Transport Minister Leo Varadkar says he sees light at the end of the tunnel for Ireland for the first time in the economic crisis.
The Fine Gael minister gave an upbeat assessment of the country's recovery prospects, but warned there still existed "potential minefields along the way".
Mr Varadkar said the eurozone deal that saw a cut in Ireland's bailout interest rate would not solve all problems, but was a "big step" in the right direction.
"Really for the first time in three years, for me, I'm starting to see the light at the end of the tunnel," the transport minister said.
Mr Varadkar said the economy will see growth this year, albeit gradual, while the EU/IMF deal has been renegotiated. He also claimed the cost of the bank bailout is falling.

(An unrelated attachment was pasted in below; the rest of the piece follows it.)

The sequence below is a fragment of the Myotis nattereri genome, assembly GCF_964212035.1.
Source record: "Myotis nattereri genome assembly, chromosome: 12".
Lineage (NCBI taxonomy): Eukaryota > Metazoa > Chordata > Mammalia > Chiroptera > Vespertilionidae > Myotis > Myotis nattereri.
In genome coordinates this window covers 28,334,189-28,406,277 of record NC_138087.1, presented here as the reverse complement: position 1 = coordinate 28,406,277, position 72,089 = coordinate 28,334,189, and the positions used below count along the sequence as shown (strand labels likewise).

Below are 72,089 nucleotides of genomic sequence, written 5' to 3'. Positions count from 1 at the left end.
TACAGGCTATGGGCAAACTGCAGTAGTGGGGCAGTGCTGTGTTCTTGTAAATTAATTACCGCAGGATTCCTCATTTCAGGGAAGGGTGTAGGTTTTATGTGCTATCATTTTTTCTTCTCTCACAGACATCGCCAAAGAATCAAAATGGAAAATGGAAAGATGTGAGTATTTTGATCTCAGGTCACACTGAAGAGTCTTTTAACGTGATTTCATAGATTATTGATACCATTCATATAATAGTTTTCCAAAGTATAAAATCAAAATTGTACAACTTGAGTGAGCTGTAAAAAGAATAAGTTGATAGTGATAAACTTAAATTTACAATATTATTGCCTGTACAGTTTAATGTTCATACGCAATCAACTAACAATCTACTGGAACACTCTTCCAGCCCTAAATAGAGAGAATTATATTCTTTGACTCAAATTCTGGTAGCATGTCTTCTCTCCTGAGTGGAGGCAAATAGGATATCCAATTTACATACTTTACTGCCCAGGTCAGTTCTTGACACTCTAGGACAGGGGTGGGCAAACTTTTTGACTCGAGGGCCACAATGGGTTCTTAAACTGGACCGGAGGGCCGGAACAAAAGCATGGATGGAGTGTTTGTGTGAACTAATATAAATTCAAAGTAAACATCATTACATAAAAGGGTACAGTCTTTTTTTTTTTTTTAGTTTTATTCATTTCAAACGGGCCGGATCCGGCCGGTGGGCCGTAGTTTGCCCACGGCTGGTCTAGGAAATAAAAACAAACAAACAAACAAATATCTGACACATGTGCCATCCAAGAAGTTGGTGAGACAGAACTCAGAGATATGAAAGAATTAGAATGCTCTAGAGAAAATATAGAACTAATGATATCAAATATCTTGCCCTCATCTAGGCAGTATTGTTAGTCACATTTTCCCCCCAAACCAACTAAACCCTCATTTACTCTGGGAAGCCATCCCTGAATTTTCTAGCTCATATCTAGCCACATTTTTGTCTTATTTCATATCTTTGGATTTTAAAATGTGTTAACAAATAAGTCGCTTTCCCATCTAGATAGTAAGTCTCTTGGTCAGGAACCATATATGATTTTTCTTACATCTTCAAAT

Eurozone leaders last week agreed a second bailout for Greece, with lower interest rates and a doubling of the period to pay it off.
The softer lending conditions were also applied to Portugal and Ireland, with the latter's bailout interest rate to fall by 2%.
Taoiseach Enda Kenny claimed the cut would save the state between 600 and 800 million euro a year, but Government ministers have warned the better bailout terms would not lead to an easier budget in December.
Mr Varadkar dismissed an argument from Siptu chief Jack O'Connor that he wants the saved revenue to be pumped back into the exchequer to promote economic and jobs growth.
"I don't agree with that, and the money that is saved isn't money that is going to be given to us, it's money that we thought we would have to spend that we now don't have to spend," he told RTE Radio.